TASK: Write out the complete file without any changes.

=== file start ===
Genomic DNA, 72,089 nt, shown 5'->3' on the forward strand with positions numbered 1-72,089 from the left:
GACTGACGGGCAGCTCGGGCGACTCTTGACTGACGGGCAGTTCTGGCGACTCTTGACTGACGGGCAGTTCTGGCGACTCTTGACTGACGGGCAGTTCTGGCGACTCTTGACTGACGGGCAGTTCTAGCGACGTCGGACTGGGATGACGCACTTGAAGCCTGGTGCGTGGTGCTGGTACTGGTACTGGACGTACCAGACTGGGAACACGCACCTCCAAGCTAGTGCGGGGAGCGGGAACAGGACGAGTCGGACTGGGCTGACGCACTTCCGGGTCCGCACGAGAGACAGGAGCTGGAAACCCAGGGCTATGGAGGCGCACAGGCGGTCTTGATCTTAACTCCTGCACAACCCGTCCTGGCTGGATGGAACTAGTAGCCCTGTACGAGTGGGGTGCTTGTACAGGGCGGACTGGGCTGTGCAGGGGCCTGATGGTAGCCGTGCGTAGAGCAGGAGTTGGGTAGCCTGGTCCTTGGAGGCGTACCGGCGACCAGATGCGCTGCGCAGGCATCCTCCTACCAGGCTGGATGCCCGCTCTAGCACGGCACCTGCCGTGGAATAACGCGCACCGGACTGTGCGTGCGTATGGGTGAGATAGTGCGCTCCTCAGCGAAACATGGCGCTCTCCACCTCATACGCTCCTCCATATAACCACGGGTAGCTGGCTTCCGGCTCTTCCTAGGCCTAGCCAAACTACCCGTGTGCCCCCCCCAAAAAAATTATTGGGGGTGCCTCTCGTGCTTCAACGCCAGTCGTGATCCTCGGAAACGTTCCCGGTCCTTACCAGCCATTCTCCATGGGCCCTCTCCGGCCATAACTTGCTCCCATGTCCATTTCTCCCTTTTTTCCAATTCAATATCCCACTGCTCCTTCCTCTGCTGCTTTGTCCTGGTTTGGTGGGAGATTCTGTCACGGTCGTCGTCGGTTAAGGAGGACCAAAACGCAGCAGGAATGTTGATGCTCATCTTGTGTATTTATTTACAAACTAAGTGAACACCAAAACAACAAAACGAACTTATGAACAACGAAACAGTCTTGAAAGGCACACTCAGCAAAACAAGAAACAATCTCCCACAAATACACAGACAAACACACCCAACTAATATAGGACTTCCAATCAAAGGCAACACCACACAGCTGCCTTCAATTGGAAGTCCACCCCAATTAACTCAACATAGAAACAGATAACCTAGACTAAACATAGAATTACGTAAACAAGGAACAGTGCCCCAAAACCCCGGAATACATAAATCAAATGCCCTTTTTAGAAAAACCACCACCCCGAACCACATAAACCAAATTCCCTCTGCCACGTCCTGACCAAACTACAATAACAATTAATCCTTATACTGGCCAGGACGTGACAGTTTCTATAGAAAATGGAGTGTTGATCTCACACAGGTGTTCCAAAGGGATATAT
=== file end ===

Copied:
Genomic DNA, 72,089 nt, shown 5'->3' on the forward strand with positions numbered 1-72,089 from the left:
GACTGACGGGCAGCTCGGGCGACTCTTGACTGACGGGCAGTTCTGGCGACTCTTGACTGACGGGCAGTTCTGGCGACTCTTGACTGACGGGCAGTTCTGGCGACTCTTGACTGACGGGCAGTTCTAGCGACGTCGGACTGGGATGACGCACTTGAAGCCTGGTGCGTGGTGCTGGTACTGGTACTGGACGTACCAGACTGGGAACACGCACCTCCAAGCTAGTGCGGGGAGCGGGAACAGGACGAGTCGGACTGGGCTGACGCACTTCCGGGTCCGCACGAGAGACAGGAGCTGGAAACCCAGGGCTATGGAGGCGCACAGGCGGTCTTGATCTTAACTCCTGCACAACCCGTCCTGGCTGGATGGAACTAGTAGCCCTGTACGAGTGGGGTGCTTGTACAGGGCGGACTGGGCTGTGCAGGGGCCTGATGGTAGCCGTGCGTAGAGCAGGAGTTGGGTAGCCTGGTCCTTGGAGGCGTACCGGCGACCAGATGCGCTGCGCAGGCATCCTCCTACCAGGCTGGATGCCCGCTCTAGCACGGCACCTGCCGTGGAATAACGCGCACCGGACTGTGCGTGCGTATGGGTGAGATAGTGCGCTCCTCAGCGAAACATGGCGCTCTCCACCTCATACGCTCCTCCATATAACCACGGGTAGCTGGCTTCCGGCTCTTCCTAGGCCTAGCCAAACTACCCGTGTGCCCCCCCCAAAAAAATTATTGGGGGTGCCTCTCGTGCTTCAACGCCAGTCGTGATCCTCGGAAACGTTCCCGGTCCTTACCAGCCATTCTCCATGGGCCCTCTCCGGCCATAACTTGCTCCCATGTCCATTTCTCCCTTTTTTCCAATTCAATATCCCACTGCTCCTTCCTCTGCTGCTTTGTCCTGGTTTGGTGGGAGATTCTGTCACGGTCGTCGTCGGTTAAGGAGGACCAAAACGCAGCAGGAATGTTGATGCTCATCTTGTGTATTTATTTACAAACTAAGTGAACACCAAAACAACAAAACGAACTTATGAACAACGAAACAGTCTTGAAAGGCACACTCAGCAAAACAAGAAACAATCTCCCACAAATACACAGACAAACACACCCAACTAATATAGGACTTCCAATCAAAGGCAACACCACACAGCTGCCTTCAATTGGAAGTCCACCCCAATTAACTCAACATAGAAACAGATAACCTAGACTAAACATAGAATTACGTAAACAAGGAACAGTGCCCCAAAACCCCGGAATACATAAATCAAATGCCCTTTTTAGAAAAACCACCACCCCGAACCACATAAACCAAATTCCCTCTGCCACGTCCTGACCAAACTACAATAACAATTAATCCTTATACTGGCCAGGACGTGACAGTTTCTATAGAAAATGGAGTGTTGATCTCACACAGGTGTTCCAAAGGGATATAT